   In general, cin >> variable;




                                             13
                Hmmm. Again polymorphism.
 C++ CONSOLE I/O (I/O CHAINING)
  cout << “Hello” << ‘ ‘ << “World” << ‘!’;
  cout << “Value of iCount is: ” << iCount;

  cout << “Enter day, month, year: ”;
        cin >> day >> month >> year;
          cin >> day;
          cin >> month;

          cin >> year




                                                14
What’s actually happening here? Need to learn more.
C++ CONSOLE I/O (EXAMPLE)
include <iostream>             include <iostream>
int main()                     using namespace std;
{                              int main()
  char str[16];                {
  std::cout << “Enter a          char str[16];
  string: ”;                     cout << “Enter a string: ”;
  std::cin >> str;               cin >> str;
  std::cout << “You entered:     cout << “You entered: ”
  ”             << str;                        << str;
}                              }


                                                               15
C++ COMMENTS
   Multi-line comments
       /* one or more lines of comments */
   Single line comments
       // …




                                              16
CLASSES: A FIRST LOOK
   General syntax -


       class class-name
       {
             // private functions and variables
       public:
             // public functions and variables
       }object-list (optional);
                                                  17
CLASSES: A FIRST LOOK (CONT.)
A   class declaration is a logical abstraction
  that defines a new type.
 It determines what an object of that type
  will look like.
 An object declaration creates a physical
  entity of that type.
 That is, an object occupies memory space,
  but a type definition does not.
 Example: p-23.cpp, p-26.cpp, stack-test.c.



                                                  18
CLASSES: A FIRST LOOK (CONT.)
   Each object of a class has its own copy of every
    variable declared within the class (except static
    variables which will be introduced later), but
    they all share the same copy of member
    functions.
       How do member functions know on which object they
        have to work on?
           The answer will be clear when “this” pointer is introduced.




                                                                          19
SOME DIFFERENCES BETWEEN C
AND C++
 No need to use “void” to denote empty parameter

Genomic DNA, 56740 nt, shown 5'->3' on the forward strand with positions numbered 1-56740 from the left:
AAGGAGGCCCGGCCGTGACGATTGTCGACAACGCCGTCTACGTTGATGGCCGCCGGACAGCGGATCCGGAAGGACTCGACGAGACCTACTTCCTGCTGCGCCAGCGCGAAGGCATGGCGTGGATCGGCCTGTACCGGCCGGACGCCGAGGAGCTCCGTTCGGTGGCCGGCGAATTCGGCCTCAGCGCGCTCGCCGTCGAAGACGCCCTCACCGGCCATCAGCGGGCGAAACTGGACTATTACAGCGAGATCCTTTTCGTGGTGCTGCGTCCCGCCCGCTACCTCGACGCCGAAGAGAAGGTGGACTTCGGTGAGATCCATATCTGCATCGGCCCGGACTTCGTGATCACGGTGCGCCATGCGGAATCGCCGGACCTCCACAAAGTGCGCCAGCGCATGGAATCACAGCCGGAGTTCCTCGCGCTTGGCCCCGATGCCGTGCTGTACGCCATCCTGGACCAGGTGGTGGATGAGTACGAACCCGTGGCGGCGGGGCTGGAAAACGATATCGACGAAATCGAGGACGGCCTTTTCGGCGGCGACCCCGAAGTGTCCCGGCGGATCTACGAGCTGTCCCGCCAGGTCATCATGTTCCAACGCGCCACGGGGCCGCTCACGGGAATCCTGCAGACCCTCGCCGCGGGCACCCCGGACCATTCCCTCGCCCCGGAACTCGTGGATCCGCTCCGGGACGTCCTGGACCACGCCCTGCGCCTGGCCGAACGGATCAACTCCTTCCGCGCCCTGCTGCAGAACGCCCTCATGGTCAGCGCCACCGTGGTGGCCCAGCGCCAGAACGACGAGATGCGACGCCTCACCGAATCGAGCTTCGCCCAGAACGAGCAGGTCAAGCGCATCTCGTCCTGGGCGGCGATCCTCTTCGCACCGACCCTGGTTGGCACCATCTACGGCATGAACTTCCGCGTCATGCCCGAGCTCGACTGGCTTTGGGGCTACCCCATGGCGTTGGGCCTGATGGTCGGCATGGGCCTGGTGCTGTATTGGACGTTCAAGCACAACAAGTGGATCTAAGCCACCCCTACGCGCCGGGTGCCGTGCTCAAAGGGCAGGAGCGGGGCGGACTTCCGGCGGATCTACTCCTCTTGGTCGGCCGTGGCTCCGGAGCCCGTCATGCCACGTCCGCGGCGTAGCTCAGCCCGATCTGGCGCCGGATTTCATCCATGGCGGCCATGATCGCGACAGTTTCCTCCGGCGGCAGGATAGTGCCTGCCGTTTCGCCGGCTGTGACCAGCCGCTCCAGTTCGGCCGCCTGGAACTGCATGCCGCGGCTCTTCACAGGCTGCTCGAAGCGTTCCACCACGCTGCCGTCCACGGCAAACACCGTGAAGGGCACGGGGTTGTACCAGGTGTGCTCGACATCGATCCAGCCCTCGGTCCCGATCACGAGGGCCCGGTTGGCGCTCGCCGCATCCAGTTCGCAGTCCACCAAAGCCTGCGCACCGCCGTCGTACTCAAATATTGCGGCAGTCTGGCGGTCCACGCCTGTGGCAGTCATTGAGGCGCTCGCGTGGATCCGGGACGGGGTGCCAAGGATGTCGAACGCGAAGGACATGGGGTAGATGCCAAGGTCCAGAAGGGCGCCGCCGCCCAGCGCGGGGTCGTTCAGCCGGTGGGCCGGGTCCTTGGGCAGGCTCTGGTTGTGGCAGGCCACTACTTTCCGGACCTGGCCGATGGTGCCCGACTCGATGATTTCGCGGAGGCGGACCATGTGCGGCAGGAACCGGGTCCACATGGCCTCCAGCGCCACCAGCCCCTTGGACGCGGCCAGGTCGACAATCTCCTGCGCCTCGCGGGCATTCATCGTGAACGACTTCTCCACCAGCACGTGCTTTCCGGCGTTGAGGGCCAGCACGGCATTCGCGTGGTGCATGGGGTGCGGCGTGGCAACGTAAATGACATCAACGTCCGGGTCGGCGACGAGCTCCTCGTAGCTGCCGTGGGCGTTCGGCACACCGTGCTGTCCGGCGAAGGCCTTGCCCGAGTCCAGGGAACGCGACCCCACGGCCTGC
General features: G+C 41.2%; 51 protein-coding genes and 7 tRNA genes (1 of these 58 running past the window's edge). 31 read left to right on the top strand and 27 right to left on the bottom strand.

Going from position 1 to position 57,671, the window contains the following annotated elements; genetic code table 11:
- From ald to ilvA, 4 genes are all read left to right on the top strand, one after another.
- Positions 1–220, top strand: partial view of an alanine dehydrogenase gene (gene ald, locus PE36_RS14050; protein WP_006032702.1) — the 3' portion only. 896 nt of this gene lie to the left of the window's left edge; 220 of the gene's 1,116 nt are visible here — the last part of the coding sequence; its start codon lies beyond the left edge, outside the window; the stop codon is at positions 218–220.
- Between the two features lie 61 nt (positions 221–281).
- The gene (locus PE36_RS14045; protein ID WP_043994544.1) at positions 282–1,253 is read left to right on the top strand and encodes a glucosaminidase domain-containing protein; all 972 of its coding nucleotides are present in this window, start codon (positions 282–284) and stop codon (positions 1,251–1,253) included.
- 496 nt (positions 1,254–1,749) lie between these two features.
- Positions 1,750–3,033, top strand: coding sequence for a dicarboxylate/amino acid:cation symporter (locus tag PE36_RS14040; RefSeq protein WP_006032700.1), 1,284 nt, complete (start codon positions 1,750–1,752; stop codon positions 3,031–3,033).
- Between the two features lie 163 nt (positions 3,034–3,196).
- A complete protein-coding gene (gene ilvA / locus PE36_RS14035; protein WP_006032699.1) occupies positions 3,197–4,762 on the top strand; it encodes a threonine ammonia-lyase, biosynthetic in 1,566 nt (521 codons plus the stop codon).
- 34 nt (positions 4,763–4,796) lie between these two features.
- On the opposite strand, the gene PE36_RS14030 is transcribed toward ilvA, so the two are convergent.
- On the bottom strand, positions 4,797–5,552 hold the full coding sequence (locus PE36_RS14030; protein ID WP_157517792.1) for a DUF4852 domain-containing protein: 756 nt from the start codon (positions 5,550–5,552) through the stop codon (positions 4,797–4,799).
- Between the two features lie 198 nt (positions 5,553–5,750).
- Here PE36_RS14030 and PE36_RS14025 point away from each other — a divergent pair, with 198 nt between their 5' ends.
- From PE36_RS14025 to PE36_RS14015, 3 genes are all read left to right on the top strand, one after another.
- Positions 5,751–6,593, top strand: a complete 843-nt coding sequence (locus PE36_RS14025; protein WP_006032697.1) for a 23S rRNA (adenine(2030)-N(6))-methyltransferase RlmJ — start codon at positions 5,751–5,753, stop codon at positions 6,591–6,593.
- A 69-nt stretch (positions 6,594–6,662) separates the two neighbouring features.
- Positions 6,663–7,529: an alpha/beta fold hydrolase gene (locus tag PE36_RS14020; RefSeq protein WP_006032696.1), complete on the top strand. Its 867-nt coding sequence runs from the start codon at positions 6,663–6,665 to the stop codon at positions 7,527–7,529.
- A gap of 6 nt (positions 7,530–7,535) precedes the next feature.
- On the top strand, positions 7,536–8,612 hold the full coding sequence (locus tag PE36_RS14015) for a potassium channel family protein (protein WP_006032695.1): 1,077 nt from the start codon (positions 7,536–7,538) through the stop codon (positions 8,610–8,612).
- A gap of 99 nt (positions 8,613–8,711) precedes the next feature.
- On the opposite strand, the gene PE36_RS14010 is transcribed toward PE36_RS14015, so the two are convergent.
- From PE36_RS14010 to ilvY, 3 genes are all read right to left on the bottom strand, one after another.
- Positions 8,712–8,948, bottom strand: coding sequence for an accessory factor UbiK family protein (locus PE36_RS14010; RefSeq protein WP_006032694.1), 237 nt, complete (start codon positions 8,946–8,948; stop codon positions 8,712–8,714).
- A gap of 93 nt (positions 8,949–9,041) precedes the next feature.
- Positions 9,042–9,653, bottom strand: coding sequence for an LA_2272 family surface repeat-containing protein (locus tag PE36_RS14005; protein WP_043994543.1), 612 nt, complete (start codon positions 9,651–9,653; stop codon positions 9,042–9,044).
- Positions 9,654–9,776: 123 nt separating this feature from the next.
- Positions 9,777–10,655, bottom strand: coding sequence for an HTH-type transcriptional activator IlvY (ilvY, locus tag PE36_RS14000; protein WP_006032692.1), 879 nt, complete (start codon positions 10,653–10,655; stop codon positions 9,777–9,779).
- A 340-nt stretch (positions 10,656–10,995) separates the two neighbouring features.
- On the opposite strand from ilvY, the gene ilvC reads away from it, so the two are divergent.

list.
 All functions must be prototyped.
 If a function is declared as returning a value, it
  must return a value.
 Return type of all functions must be declared
  explicitly.
 Local variables can be declared anywhere.
 C++ defines the bool datatype, and keywords
  true (any nonzero value) and false (zero).

                                                       20
INTRODUCING FUNCTION
OVERLOADING

 Provides the mechanism by which C++ achieves one
  type of polymorphism (called compile-time
  polymorphism).
 Two or more functions can share the same name as
  long as either
     The type of their arguments differs, or
     The number of their arguments differs, or
     Both of the above



                                                     21
INTRODUCING FUNCTION
OVERLOADING (CONT.)
 The compiler will automatically select the correct
  version.
 The return type alone is not a sufficient
  difference to allow function overloading.
 Example: p-34.cpp, p-36.cpp, p-37.cpp.




          Q. Can we confuse the compiler with
                   function overloading?
      A. Sure. In several ways. Keep exploring C++.    22
C++ KEYWORDS (PARTIAL LIST)
 bool             protected
 catch            public
 delete           template
 false            this
 friend           throw
 inline           true
 namespace        try
 new              using
 operator         virtual
 private          wchar_t



                                23
     INTRODUCING
     CLASSES
24
CONSTRUCTORS
 Every object we create will require some sort of
  initialization.
 A class’s constructor is automatically called by the
  compiler each time an object of that class is created.
 A constructor function has the same name as the
  class and has no return type.
 There is no explicit way to call the constructor.




                                                      25
DESTRUCTORS
 The complement of a constructor is the destructor.
 This function is automatically called by the compiler
  when an object is destroyed.
 The name of a destructor is the name of its class,
  preceded by a ~.
 There is explicit way to call the destructor but highly
  discouraged.
 Example : cons-des-0.cpp